This film is about a very special moment in the famous composer’s artistic life. Composing with innovative minimalism for films as memorable as “The Draughtsman’s Contract”, “The Ogre”, “Man on Wire”, and most famously for Campion’s “The Piano”, he has reached an international audience. But now, Michael Nyman is about to become a filmmaker himself. Featuring unprecedented access to the composer and his working life, this film shows one of the great composers of our time in all his diversity and endless energy. From London to Berlin, in Mexico, Poland, the Netherlands and Portugal this film is also a journey through the musical world today. It shows Michael Nyman, the musician, in his concerts with The Michael Nyman Band and live collaborations with other internationally known musicians or orchestras. But throughout his journeys, this film discovers Nyman’s increasing passion for filming and photography. Witnessing the development of Nyman’s visual works from the very first moment of inspiration, this film gives a unique insight into Michael Nyman’s very personal views, his thoughts and emotions; his world.
The composer who coined the term for a musical genre knows a little goes a long way.
Michael Nyman is sitting in his living room when I call. As he speaks, the composer probably still best known for his film soundtracks (The Piano, Gattaca, the scores he wrote for Peter Greenaway), is surrounded by his Alvar Aalto chairs and table, and photographs of his children on top of his grand piano. There are other pictures too, lined along the floor, pictures that he admits should really be on the wall. Is he not tidy by nature then? “Theoretically yes. Practically not.”
It’s very tempting to take this metaphor and run with it. To take this offhand conversational comment from the flow of Nyman’s brusquely framed yet loquacious answers and apply it to the music he makes; music that goes by the name of minimalism, music that could be said to be “tidy” – with its limited palette, its love of elegant variations on repetitious patterns – but only in a theoretical way too.
Sometimes it’s only the tidiness that’s heard. When it comes to minimalism, the same words recur again and again when critics try to sum it up – “rhythmic”, “insistent”, “steady”, “hypnotic”, “patterned”, and, yes, “repetitive”.
Sometimes even “simple”. Its detractors would go further: the composer Harrison Birtwhistle – clearly not a fan – once opted for “simple-minded”.
But none of this is quite enough. It doesn’t explain the variety and versatility of the form, which offers a home for serious contemporary musicians and adventurous pop stars (everyone from Brian Eno to the Velvet Underground), allows its practitioners to write film scores, operas and, in Nyman’s case, have their work adapted – by singer David McAlmont – into pop songs (the duo will perform a gorgeous song suite entitled The Glare in the City Halls during Glasgow’s Minimal weekend).
So today I want to ask Nyman for his own definition of the word minimalism. He seems the perfect person to ask. After all, he’s one of the few composers who is still happy to be called a minimalist composer: “As an ex-historian, it would be absolutely futile of me to deny that what I do doesn’t originate in the principles that I first saw in Terry Reilly and [his work] In C in 1968 when we played it with the Scratch Orchestra.”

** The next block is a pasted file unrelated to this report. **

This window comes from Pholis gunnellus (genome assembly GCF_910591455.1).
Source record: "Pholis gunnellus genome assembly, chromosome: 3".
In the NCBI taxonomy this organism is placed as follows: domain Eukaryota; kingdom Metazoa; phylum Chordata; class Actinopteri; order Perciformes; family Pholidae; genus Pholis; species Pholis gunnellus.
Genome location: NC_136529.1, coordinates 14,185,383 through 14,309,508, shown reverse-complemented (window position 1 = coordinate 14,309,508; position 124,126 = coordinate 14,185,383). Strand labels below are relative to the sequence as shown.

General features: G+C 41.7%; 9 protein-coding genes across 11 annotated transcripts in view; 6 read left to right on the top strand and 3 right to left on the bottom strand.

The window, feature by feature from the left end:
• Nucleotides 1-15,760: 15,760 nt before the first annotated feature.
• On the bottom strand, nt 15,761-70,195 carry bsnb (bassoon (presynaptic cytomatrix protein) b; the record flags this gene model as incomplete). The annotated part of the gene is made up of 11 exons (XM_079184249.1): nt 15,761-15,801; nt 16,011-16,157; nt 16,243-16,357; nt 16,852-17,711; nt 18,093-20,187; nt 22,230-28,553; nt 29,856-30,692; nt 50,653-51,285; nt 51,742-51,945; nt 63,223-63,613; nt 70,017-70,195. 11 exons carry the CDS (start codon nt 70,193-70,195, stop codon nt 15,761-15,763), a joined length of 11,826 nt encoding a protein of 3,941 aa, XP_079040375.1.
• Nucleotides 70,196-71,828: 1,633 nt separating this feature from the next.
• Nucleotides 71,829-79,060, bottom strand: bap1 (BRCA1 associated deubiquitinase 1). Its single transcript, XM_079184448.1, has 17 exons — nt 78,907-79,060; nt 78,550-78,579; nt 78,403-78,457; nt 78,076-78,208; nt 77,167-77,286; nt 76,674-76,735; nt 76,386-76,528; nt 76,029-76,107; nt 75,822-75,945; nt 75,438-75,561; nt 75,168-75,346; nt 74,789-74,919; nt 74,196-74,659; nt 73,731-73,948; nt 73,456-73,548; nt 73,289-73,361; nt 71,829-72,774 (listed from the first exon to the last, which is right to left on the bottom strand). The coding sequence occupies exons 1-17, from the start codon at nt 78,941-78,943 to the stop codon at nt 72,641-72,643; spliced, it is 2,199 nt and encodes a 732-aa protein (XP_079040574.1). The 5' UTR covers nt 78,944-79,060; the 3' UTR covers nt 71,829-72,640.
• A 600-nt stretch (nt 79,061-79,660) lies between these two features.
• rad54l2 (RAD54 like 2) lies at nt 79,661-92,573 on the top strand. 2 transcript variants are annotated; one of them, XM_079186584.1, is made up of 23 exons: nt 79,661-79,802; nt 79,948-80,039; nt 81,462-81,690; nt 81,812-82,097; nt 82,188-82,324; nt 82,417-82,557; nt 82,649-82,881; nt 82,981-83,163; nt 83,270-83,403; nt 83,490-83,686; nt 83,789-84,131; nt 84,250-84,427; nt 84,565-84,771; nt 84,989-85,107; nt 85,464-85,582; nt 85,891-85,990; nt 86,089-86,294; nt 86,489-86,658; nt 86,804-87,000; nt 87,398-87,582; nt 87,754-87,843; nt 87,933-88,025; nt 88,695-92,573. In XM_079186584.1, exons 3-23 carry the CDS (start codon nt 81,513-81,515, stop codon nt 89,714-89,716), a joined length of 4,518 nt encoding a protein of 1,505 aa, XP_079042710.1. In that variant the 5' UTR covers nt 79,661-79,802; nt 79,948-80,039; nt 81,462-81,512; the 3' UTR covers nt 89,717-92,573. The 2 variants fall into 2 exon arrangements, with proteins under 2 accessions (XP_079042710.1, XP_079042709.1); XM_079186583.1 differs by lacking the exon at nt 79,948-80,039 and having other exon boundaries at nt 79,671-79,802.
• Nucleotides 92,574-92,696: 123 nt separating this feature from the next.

More than that, though, it’s Nyman who’s given credit with coining the term. Back in the late 1960s, he was the music critic of The Spectator, a surprisingly open-minded assignment at the time that allowed him to write about anything that crossed his path. Rock, pop, classical, contemporary. One week saw him writing about the Fugs at the Roundhouse in London, Peter Maxwell Davies’s Eight Songs For A Mad King and Cornelius Cardew’s The Great Learning Paragraph One at the Wigmore, which was, Nyman recalls now, “very desaturated” and with “very, very little going on”.
He found that “very, very little” rather refreshing and mentioned “minimalism” in his review, a word echoed in the headline. And so a form of music was born. Or at least named. By accident. “The original use of the word was not to create a category but just to describe a purely physical phenomenon of a piece of music that was very uncomplicated.”
He was aware of the idea of minimal art in the US, but it wasn’t until he met Steve Reich in 1970 that the association between the concept and the music that was then emerging in New York became more concrete. It was Reich himself who argued that his own work – and that of Philip Glass, La Monte Young and Reilly – could be seen as sympathetic (“he subsequently regretted that,” Nyman points out). After meeting and befriending the American composer, in the early 1970s Nyman became a proselytiser for the musical form that by now was known as minimalism, promoting it in his writing and promoting it in concert.
He even wrote a book entitled Experimental Music, published in 1974. A year earlier he had gone on Radio 3 to give his definition of minimalism (yes, finally, we’ve got there) “and my definition was ‘a little amount of material going on for a long time’, which I guess was still permissible.”